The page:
If you are interested in the outdoors, the Appalachian Trail and the Maine wilderness, and haven’t been following ultra runner Scott Jurek’s attempt to set a new speed record on the Appalachian Trail this month, you are missing out. The current definitive account circulating on line is from Outside Magazine, …
A baby Swainson's Thrush in Baxter State Park.

Birds, birds everywhere

By Bob Duchesne, Special to the BDN on June 26, 2015, at 7:23 a.m.
These are troubling times. I can use neither my front porch nor my rear deck. Eastern phoebes have taken over the front of the house. Mourning doves have wrested control of the rear. Their nest is directly over my favorite chair. To make matters worse, bat dung is collecting next …

The Herring Run, Maritime Canada’s Best Trail Race

on June 19, 2015, at 8:43 p.m.
It’s been all international all the time for me lately. First Iceland (which I am slowly writing about), and then, a couple of weeks ago, a quick overnight to Canada for the third annual Herring Run in Mascarene New Brunswick. And next weekend it’s right back to Canada (the French …
The range of the prairie warbler stretches from the southern tip of Florida to the 45th Parallel, but the birds are seldom seen north of Orono.

Birding in southern, northern Maine can be vastly different

By Bob Duchesne on June 19, 2015, at 9 a.m.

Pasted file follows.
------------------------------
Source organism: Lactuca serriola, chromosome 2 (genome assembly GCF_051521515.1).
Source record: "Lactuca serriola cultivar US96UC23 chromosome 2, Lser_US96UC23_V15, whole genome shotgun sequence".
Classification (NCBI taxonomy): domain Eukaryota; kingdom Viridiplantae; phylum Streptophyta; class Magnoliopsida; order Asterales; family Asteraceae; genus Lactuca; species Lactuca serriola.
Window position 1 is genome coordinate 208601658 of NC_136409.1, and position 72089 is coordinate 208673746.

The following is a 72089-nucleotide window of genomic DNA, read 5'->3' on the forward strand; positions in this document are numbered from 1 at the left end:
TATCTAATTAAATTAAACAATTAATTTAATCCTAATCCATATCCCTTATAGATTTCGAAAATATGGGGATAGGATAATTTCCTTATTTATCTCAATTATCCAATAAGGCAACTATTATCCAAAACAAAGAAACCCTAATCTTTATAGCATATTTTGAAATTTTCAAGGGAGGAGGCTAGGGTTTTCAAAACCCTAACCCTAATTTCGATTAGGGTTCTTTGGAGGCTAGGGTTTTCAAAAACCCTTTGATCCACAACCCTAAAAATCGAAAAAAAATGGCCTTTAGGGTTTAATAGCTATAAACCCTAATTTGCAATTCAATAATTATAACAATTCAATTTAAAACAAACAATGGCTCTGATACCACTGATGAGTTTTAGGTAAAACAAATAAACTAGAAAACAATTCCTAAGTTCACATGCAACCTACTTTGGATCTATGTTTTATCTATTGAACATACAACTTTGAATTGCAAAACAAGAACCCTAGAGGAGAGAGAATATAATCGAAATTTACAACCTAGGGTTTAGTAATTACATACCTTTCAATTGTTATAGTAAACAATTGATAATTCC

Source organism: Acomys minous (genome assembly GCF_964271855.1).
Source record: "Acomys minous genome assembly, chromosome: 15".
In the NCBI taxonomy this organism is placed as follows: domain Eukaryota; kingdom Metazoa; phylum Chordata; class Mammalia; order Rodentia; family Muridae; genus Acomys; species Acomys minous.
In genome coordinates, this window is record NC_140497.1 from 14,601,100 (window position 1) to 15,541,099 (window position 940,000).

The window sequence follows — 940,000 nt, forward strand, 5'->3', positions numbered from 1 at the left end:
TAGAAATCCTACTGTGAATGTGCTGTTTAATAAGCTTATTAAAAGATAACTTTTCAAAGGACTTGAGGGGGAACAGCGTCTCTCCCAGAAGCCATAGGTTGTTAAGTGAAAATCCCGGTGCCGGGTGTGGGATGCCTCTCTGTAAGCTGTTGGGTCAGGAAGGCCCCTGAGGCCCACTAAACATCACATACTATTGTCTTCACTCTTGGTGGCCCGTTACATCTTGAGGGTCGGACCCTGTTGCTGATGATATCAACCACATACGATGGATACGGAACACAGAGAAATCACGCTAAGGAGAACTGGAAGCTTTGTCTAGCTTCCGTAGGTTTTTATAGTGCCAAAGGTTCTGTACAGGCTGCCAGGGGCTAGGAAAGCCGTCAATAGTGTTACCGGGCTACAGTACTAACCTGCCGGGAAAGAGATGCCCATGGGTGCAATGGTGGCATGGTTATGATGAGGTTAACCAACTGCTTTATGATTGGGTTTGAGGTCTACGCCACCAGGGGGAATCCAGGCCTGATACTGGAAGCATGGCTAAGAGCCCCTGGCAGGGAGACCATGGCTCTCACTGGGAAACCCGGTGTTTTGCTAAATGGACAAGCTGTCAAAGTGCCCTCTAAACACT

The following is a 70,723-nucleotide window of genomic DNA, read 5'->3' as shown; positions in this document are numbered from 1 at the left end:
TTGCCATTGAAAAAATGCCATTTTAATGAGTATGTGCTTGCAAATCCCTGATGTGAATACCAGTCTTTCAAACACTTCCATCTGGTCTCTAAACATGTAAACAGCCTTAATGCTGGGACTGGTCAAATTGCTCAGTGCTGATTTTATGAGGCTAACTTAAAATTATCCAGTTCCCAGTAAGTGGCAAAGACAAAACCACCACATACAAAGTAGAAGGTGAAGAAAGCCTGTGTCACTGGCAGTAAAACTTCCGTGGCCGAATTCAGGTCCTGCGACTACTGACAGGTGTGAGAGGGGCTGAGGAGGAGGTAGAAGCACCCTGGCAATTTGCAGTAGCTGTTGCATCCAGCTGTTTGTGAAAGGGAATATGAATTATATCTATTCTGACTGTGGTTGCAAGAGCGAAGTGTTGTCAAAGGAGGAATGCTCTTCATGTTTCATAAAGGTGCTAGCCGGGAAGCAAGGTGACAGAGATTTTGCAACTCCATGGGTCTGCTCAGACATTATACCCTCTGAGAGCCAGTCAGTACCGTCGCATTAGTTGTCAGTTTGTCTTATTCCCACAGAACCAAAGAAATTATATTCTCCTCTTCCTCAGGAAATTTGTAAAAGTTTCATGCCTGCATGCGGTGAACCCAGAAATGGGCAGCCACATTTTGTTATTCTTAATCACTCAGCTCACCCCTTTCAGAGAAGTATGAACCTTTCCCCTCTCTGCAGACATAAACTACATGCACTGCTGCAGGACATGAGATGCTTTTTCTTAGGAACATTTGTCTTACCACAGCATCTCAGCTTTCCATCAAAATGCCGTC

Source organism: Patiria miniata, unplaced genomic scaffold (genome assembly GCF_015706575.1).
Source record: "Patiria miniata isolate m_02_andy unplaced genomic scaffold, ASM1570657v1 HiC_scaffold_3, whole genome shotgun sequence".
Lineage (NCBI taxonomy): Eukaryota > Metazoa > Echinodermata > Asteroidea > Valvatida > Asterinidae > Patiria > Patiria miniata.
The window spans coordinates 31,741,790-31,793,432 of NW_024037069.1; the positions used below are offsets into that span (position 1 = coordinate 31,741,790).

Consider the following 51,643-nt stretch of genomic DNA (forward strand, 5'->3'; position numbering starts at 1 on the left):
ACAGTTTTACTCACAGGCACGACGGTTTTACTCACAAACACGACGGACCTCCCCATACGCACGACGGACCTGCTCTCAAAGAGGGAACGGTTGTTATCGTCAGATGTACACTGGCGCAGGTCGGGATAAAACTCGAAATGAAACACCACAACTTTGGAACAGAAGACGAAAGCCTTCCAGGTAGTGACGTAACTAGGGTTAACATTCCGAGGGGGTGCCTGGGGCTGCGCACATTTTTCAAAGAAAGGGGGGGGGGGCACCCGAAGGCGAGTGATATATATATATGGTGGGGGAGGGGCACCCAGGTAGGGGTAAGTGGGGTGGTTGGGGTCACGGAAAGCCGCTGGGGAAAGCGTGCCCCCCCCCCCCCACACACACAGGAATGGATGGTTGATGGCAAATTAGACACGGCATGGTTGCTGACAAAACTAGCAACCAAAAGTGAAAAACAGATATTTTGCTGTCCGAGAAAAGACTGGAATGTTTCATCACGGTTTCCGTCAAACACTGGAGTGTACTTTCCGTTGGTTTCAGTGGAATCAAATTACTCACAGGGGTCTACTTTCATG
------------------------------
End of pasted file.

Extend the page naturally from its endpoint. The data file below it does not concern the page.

According to the birds, there are two Maines. Interestingly, the dividing line corresponds roughly to the 45th parallel — the latitude that bisects the Northern Hemisphere, halfway between the equator and the North Pole. In Maine, this line runs across the middle of the state, from Rangeley to Perry, placing …
Yellow-bellied Sapsucker

Even bird count failures can be fun

By Bob Duchesne, Special to the BDN on June 05, 2015, at 8:10 a.m.
Success makes a good story, but failure is much more interesting. Failure is a common theme whenever my birdathon team makes its once-a-year quest to find 130 birds in one day. This was the 16th year that the Cardinal Sins assembled at 2 a.m. to search for nocturnal birds. A …

Are we falling or flying?

on May 31, 2015, at 9:35 p.m.
The morning of our last day in Iceland, our bags were packed and sitting by the end of the bed, travel clothes piled carefully on top. My husband turned on his phone and I heard him exhale and darkly scoff. It got my attention and when I asked him what …

Woods Life Cravings

on May 31, 2015, at 1:43 p.m.
  Hello, all! I apologize for my absence over the last several months. I’ve been selfish with my time and have spent little to none writing. I appreciate all the emails from those of you who have checked in. We are still alive and well! After sharing our first year …

Your brain is evolved to go birding, even when you are not

on May 08, 2015, at 7:57 a.m.
Spring is such a sweet word here on the 44th parallel. All winter long we ache for it, and then suddenly it’s here, and it is a revelation each and every year. I recently read a memoir about living in Iceland (my next destination) and the author described the light …

How lights at the 1933 World’s Fair were turned on by a light from 1893

By Clair Wood on April 30, 2015, at 3:42 p.m.
What do astronomers mean when they say they are looking back into time? Let’s first look at an example here on Earth. Suppose you took a picture in a room filled with people on your cell phone. You then get in your car and drive 100 miles home at a …

To Galway, with love

on April 19, 2015, at 8:37 a.m.
It never ceases to amaze me, the way a physical sensation can trigger a memory etched into your brain and transport you through space and time to the other side of the world. A certain set of conditions, this light, that breeze, the way the air hits your face, a …